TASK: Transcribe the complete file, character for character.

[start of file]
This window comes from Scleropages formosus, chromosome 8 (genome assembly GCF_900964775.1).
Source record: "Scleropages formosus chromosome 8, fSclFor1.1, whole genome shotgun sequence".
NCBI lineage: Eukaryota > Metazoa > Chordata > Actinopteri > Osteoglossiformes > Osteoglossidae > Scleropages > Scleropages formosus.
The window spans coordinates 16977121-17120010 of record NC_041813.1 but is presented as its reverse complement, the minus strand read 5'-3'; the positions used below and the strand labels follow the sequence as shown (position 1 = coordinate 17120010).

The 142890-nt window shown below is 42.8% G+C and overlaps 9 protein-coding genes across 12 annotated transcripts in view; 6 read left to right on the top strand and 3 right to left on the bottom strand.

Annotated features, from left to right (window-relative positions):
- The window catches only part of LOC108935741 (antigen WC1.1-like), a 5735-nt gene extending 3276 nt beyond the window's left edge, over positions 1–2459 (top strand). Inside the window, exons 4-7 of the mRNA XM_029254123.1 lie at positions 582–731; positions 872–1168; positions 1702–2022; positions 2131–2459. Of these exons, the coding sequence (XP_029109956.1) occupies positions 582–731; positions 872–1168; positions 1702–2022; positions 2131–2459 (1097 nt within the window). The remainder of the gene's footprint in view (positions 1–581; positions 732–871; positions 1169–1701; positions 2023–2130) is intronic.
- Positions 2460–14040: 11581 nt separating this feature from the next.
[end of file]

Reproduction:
This window comes from Scleropages formosus, chromosome 8 (genome assembly GCF_900964775.1).
Source record: "Scleropages formosus chromosome 8, fSclFor1.1, whole genome shotgun sequence".
NCBI lineage: Eukaryota > Metazoa > Chordata > Actinopteri > Osteoglossiformes > Osteoglossidae > Scleropages > Scleropages formosus.
The window spans coordinates 16977121-17120010 of record NC_041813.1 but is presented as its reverse complement, the minus strand read 5'-3'; the positions used below and the strand labels follow the sequence as shown (position 1 = coordinate 17120010).

The 142890-nt window shown below is 42.8% G+C and overlaps 9 protein-coding genes across 12 annotated transcripts in view; 6 read left to right on the top strand and 3 right to left on the bottom strand.

Annotated features, from left to right (window-relative positions):
- The window catches only part of LOC108935741 (antigen WC1.1-like), a 5735-nt gene extending 3276 nt beyond the window's left edge, over positions 1–2459 (top strand). Inside the window, exons 4-7 of the mRNA XM_029254123.1 lie at positions 582–731; positions 872–1168; positions 1702–2022; positions 2131–2459. Of these exons, the coding sequence (XP_029109956.1) occupies positions 582–731; positions 872–1168; positions 1702–2022; positions 2131–2459 (1097 nt within the window). The remainder of the gene's footprint in view (positions 1–581; positions 732–871; positions 1169–1701; positions 2023–2130) is intronic.
- Positions 2460–14040: 11581 nt separating this feature from the next.